The news that’s perhaps getting the most water-cooler buzz in the industry right now is Countrywide’s disclosure that it’s having some problems with prime home equity mortgages as the housing slump continues — to say nothing of a near 24 percent delinquency rate on the subprime mortgages it services. I’ve even seen a report from Rueters which noted that Countrywide pulled out a Great Depression comparison in its earnings call today. That’s the sort of language usually reserved for doomsday when we’re discussing Wall Street. Which leads us to Federal Reserve Bank of Philadelphia president Charles Plosser, who said the following today in an interview with the Wall Street Journal:
“If I started to see some of the spillovers occur in some of the prime mortgages, I’d get more nervous,” Federal Reserve Bank of Philadelphia president Charles Plosser said in an interview with The Wall Street Journal Tuesday.
So what happens when the Wall Street Journal runs a lead that reads Countrywide Shows Even Prime Loans Are Beginning to Sour? Perhaps it’s time for Plosser — and the rest of us — to be very, very concerned:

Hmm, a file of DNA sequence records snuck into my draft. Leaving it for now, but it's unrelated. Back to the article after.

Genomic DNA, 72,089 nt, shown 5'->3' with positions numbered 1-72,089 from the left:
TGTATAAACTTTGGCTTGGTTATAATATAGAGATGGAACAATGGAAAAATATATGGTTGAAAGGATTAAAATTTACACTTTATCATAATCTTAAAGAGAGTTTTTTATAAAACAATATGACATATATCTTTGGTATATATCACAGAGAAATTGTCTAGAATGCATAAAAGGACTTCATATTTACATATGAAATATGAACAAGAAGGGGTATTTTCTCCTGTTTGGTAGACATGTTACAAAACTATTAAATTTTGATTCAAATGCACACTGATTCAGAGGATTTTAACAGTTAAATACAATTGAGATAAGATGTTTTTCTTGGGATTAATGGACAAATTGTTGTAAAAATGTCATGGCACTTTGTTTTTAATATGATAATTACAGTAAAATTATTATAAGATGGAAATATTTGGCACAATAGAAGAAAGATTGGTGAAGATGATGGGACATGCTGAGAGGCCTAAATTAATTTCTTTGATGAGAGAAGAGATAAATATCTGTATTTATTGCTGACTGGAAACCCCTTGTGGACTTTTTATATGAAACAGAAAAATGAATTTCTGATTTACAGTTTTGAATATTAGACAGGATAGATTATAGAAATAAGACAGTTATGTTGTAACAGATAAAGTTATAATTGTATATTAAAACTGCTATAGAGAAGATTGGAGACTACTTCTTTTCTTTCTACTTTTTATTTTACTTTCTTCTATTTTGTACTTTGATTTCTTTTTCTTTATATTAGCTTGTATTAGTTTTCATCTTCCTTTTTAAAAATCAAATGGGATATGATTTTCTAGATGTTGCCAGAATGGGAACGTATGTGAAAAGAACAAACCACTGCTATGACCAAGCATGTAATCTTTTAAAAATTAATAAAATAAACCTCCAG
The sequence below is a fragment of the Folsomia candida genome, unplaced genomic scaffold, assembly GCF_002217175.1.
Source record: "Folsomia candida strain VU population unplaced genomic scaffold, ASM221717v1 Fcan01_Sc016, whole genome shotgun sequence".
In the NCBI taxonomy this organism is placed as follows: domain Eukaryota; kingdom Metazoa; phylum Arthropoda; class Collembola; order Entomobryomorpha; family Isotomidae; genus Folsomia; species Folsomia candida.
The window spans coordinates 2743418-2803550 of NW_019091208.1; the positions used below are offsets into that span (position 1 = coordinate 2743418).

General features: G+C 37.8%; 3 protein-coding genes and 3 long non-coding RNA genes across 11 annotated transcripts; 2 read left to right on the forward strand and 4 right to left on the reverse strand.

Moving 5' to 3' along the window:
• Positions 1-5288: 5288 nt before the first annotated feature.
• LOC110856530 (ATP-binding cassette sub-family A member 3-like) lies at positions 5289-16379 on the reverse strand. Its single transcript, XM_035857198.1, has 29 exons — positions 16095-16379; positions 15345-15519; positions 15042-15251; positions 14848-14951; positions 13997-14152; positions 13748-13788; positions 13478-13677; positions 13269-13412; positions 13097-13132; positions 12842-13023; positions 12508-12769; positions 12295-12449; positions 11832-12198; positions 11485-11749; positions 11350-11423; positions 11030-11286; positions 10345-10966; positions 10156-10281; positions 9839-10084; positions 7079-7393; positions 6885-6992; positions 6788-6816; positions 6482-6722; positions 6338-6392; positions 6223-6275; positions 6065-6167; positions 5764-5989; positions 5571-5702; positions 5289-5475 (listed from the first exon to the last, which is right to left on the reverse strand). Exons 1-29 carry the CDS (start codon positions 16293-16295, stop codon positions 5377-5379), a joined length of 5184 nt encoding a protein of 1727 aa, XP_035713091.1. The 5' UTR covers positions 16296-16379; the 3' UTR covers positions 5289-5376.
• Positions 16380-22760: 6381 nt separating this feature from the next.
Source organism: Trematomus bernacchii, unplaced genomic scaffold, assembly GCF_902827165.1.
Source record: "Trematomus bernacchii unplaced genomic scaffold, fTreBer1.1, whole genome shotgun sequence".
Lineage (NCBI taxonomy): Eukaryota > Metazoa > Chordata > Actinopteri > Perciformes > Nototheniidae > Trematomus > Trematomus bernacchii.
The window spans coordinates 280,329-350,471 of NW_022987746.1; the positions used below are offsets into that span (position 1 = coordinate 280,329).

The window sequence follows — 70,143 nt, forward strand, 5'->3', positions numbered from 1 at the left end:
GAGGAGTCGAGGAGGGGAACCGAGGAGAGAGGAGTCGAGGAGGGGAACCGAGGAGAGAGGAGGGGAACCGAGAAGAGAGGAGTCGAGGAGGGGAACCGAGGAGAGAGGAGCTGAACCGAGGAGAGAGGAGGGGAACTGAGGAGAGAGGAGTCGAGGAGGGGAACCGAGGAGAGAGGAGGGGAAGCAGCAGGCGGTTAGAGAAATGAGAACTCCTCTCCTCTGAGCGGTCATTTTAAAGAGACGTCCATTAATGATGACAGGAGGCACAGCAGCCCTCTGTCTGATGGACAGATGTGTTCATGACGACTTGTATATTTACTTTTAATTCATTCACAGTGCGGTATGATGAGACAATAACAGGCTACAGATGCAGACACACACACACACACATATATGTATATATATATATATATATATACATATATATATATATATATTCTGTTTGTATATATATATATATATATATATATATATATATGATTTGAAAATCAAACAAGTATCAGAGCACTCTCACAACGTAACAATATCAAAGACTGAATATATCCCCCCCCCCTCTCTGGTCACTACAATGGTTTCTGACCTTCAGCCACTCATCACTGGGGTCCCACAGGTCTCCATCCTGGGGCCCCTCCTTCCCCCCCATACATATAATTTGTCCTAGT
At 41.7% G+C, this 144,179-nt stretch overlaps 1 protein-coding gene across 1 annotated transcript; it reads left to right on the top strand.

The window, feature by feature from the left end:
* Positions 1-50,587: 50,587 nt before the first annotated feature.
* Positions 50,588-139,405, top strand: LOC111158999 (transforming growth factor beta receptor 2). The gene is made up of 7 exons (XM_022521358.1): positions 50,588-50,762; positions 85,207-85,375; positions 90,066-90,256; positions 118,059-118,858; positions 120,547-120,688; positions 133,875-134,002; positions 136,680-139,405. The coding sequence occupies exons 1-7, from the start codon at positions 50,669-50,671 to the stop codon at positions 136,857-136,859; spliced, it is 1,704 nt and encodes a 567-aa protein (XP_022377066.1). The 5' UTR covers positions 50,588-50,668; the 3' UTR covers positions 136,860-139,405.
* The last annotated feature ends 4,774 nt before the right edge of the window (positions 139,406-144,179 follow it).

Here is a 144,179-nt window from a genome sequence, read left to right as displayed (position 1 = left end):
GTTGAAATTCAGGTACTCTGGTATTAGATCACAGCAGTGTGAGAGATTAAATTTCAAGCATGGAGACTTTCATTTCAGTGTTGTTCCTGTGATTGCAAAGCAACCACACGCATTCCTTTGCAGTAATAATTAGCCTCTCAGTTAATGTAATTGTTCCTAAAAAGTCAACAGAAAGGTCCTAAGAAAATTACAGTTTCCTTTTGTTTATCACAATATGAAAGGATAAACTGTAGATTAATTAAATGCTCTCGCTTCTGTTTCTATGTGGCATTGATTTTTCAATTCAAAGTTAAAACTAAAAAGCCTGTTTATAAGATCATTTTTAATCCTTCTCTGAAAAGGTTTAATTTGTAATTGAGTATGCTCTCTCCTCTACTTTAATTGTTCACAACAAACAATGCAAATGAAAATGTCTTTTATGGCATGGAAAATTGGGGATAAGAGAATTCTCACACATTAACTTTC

By laying the blame for its earnings shortfall on rising defaults of prime home-equity loans — many taken out by people who were straining to afford a house and didn’t fully document their income — Countrywide undermined the popular notion that only subprime borrowers are falling behind. And that could have a broad, negative impact on lenders’ stocks.
BTW, it certainly looks as if company insiders have been worried sick for the past few months, as the WSJ blog MarketBeat noted today. The worse-before-it-gets-better mantra appears to be on the money, but the question is how much worse? I’m still a strong believer in underlying asset performance, as most HW readers know: and based on those measures, it appears that the worst is still yet to come in the back half of this year. Where we go from the fourth quarter is really a crapshoot at this point — because so much of direction in the intermediate term will hinge on the direction of the general economy, which doesn’t move independently of the mortgage and housing markets.